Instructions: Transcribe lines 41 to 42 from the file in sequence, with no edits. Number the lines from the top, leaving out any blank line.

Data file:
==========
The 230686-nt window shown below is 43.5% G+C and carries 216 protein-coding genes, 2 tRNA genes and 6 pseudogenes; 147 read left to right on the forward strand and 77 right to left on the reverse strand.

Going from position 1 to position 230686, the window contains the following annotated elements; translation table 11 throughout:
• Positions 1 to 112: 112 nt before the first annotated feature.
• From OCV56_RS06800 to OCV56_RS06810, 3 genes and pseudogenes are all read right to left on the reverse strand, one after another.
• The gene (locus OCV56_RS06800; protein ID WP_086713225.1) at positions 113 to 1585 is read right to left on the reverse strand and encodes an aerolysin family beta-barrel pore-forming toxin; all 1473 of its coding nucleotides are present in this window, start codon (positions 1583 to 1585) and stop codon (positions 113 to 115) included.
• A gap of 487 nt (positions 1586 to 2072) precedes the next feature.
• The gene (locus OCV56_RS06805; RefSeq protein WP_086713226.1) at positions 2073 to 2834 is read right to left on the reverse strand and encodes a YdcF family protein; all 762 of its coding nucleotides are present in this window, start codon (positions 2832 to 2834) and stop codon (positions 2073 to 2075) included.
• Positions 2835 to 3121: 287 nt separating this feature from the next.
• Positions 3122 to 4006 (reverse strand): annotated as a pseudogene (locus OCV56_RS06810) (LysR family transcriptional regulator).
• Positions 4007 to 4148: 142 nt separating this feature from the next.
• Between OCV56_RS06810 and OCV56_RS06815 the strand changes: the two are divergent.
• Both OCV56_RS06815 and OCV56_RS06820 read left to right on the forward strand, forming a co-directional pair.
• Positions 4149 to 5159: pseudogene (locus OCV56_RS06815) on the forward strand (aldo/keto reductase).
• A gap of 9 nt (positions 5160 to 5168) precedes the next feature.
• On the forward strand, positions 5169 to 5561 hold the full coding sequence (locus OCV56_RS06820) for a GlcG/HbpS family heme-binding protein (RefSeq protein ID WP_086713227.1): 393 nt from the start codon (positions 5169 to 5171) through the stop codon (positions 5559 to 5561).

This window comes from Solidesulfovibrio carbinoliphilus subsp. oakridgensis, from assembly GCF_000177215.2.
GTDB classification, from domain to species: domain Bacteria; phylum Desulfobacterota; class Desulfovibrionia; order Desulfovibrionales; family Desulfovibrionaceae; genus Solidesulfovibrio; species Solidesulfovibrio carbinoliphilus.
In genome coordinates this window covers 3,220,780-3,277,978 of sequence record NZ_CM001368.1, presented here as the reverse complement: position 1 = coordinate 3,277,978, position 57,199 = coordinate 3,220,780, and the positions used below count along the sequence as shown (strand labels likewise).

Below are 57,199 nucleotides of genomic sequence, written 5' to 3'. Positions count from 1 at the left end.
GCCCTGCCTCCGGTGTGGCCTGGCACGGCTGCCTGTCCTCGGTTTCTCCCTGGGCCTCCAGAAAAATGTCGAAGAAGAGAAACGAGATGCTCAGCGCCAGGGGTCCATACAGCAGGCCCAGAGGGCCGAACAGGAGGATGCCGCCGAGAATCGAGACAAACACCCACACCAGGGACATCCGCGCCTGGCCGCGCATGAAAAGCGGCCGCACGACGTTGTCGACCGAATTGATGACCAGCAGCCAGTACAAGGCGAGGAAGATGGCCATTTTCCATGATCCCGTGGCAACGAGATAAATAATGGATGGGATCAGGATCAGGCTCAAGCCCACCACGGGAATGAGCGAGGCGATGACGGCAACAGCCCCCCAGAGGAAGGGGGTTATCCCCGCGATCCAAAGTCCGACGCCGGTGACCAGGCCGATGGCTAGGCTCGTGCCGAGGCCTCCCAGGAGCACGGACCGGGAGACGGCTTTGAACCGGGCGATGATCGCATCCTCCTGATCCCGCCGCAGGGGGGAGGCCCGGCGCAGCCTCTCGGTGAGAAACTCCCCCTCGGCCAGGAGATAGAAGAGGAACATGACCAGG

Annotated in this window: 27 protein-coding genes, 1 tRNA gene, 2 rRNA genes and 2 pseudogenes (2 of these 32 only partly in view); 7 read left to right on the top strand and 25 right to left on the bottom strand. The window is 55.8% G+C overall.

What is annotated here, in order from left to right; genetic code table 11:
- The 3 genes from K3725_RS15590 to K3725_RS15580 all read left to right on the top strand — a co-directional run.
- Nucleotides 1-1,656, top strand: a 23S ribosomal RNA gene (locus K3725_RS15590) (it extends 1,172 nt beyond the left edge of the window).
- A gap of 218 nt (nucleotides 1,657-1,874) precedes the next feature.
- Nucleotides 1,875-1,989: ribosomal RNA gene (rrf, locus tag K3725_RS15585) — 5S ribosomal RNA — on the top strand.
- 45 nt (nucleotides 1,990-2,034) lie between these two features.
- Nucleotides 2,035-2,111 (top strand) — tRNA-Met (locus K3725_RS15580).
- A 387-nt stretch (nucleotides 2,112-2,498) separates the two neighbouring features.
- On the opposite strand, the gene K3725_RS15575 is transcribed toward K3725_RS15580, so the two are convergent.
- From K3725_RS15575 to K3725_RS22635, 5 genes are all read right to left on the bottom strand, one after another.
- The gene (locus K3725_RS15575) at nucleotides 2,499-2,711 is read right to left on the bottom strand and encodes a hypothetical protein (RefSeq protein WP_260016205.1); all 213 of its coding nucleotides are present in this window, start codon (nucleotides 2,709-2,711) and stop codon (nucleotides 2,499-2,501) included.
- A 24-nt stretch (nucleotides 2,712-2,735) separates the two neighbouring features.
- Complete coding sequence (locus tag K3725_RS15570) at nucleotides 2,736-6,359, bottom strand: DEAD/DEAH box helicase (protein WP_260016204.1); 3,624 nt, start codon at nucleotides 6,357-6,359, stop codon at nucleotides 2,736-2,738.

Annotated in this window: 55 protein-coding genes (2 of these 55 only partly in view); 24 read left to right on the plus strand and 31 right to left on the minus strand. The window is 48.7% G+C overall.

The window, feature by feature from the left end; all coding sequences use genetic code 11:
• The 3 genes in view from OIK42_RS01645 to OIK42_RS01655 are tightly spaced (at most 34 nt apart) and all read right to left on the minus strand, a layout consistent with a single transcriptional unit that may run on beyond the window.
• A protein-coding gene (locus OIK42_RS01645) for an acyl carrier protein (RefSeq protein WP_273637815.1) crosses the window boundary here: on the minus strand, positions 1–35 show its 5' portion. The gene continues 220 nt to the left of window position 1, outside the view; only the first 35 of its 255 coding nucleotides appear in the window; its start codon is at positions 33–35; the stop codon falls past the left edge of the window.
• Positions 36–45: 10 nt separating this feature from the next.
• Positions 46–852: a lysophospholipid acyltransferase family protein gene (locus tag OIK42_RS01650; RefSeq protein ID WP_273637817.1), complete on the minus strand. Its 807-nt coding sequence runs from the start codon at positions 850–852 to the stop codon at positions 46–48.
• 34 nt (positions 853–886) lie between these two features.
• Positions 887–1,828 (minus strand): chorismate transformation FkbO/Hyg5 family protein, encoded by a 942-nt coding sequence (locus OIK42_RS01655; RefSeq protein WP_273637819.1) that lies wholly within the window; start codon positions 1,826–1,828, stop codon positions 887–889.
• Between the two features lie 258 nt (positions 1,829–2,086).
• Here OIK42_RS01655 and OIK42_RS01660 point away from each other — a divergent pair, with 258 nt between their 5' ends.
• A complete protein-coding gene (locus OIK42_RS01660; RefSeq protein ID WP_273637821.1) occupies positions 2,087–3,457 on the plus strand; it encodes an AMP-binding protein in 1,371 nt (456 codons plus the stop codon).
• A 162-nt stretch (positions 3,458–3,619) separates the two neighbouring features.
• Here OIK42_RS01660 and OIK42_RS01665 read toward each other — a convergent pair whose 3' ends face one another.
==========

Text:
• 34 nt (positions 853–886) lie between these two features.
• Positions 887–1,828 (minus strand): chorismate transformation FkbO/Hyg5 family protein, encoded by a 942-nt coding sequence (locus OIK42_RS01655; RefSeq protein WP_273637819.1) that lies wholly within the window; start codon positions 1,826–1,828, stop codon positions 887–889.